Daniel Compton

The personal blog of Daniel Compton - Projects

The James Mickens Collection

James Mickens works at Microsoft Research. Amongst his more serious work, he has written some hilarious papers for Usenix, and given some funny talks. I’ve collected a selection of my favourite quotes here, but you should really read and watch them all from start to finish.


Usenix papers:

The Night Watch

When you debug systems code, there are no high-level debates about font choices and the best kind of turquoise, because this is the Old Testament, an angry and monochromatic world, and it doesn’t matter whether your Arial is Bold or Condensed when people are covered in boils and pestilence and Egyptian pharaoh oppression. HCI people discover bugs by receiving a concerned email from their therapist. Systems people discover bugs by waking up and discovering that their first-born children are missing and “ETIMEDOUT ” has been written in blood on the wall.

The Saddest Moment

Listen, regardless of which Byzantine fault tolerance protocol you pick, Twitter will still have fewer than two nines of availability. As it turns out, Ted the Poorly Paid Datacenter Operator will not send 15 cryptographically signed messages before he accidentally spills coffee on the air conditioning unit and then overwrites your tape backups with bootleg recordings of Nickelback. Ted will just do these things and then go home, because that’s what Ted does. His extensive home collection of “Thundercats” cartoons will not watch itself. Ted is needed, and Ted will heed the call of duty.

Mobile Computing Research Is a Hornet’s Nest of Deception and Chicanery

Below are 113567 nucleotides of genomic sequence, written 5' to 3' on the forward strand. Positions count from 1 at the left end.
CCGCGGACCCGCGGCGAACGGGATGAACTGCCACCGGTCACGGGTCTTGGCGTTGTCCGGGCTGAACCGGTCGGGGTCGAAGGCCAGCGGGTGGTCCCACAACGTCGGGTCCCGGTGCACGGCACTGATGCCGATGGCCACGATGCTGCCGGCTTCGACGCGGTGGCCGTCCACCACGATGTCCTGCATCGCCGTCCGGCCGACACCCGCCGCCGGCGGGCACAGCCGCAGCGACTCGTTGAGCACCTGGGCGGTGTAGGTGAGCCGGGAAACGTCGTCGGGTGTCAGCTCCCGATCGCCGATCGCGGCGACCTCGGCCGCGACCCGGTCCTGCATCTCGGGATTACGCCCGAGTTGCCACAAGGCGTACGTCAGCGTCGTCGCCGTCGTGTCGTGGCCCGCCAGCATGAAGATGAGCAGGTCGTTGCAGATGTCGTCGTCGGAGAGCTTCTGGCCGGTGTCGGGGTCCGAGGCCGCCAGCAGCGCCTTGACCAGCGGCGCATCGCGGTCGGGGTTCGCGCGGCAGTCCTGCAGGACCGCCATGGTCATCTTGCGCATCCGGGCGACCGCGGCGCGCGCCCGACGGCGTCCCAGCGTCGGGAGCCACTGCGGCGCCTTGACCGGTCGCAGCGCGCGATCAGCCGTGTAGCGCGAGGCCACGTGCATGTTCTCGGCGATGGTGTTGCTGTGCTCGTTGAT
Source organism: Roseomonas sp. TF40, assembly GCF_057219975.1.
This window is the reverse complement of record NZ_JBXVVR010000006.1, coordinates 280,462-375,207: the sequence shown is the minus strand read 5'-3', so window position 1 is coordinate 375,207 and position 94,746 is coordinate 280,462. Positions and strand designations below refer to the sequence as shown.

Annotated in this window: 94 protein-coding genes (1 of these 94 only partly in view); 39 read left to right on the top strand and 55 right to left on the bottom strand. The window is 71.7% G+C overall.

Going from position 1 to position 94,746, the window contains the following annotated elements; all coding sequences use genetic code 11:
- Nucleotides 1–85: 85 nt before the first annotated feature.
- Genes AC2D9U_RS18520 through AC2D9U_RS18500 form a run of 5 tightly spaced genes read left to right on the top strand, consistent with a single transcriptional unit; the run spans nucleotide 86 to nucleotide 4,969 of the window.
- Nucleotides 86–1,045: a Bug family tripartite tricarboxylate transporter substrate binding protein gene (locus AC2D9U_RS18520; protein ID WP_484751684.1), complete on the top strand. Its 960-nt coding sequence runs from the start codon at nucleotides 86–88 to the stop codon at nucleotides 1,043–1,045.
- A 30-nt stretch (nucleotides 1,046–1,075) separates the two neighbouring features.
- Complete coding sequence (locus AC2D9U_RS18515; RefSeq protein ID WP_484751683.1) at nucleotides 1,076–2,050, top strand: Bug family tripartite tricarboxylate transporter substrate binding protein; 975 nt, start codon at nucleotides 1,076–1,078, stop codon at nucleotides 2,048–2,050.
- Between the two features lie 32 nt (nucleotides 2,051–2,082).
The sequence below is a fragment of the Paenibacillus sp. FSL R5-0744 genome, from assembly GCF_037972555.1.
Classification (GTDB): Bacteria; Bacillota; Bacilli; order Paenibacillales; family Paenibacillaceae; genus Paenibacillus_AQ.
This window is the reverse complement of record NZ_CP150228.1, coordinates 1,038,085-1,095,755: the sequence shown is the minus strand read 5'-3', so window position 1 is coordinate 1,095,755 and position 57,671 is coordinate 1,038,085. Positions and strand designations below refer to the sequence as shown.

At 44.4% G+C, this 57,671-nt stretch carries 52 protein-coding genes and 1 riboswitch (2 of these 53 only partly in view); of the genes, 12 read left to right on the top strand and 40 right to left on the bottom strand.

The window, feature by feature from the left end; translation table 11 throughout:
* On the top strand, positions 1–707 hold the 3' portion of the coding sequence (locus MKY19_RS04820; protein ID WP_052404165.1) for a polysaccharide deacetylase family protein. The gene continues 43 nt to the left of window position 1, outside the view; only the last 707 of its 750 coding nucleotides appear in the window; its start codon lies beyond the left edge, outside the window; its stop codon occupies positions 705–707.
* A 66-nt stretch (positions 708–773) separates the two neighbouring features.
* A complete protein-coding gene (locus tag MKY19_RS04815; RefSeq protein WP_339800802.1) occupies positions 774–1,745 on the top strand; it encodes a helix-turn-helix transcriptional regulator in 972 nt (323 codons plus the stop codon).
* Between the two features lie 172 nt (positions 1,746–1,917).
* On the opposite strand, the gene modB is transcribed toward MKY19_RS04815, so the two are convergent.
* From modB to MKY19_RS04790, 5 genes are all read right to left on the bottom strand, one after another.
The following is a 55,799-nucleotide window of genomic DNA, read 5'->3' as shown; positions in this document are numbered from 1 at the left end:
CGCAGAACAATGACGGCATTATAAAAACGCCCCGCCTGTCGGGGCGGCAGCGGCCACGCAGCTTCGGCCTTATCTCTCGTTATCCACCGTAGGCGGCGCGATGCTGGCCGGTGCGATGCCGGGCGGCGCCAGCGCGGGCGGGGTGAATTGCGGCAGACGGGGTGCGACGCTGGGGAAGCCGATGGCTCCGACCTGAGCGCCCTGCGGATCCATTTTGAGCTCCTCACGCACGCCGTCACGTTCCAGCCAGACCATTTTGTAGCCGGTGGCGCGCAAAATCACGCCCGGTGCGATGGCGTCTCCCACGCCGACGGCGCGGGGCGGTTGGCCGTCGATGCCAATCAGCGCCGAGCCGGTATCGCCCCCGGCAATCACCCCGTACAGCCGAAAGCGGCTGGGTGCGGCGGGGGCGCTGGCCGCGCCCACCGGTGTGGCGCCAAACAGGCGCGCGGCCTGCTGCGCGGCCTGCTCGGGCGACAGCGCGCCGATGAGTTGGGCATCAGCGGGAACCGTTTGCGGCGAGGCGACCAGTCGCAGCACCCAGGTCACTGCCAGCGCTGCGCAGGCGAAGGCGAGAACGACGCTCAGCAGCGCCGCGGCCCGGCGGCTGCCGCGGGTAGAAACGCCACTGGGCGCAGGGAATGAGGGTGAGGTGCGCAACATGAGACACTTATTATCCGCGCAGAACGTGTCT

So, your phone just starts doing stuff, all the stuff that it knows how to do, and it’s just going nuts, and your apps are closing and opening and talking to the cloud and configuring themselves in unnatural ways, and your phone starts vibrating and rumbling with its little rumble pack, and it will gently sing like a tiny hummingbird of hate, and you’ll look at the touchscreen, and you’ll see that things are happening, my god, there are so many happenings, and you’ll try to flip the phone over and take out the battery, because now you just want to kill it and move to Kansas and start over, but the back panel of the phone is attached by a molecule-sized screw that requires a special type of screwdriver that only Merlin possesses, and Merlin isn’t nearby, and your phone is still rumbling, and by this point, you can understand the rumble, it’s a twin language that you and your phone invented, and the phone is rumbling, and it’s saying that it’s far from done, that it has so much more that it wants to do, that there are so many of your frenemies that it wants to “accidentally” call and then leave you to deal with the social ramifications, and your phone, it buzzes, and you think that you see it smiling, and you begin to realize that land-line telephones were actually a pretty good idea.

This World of Ours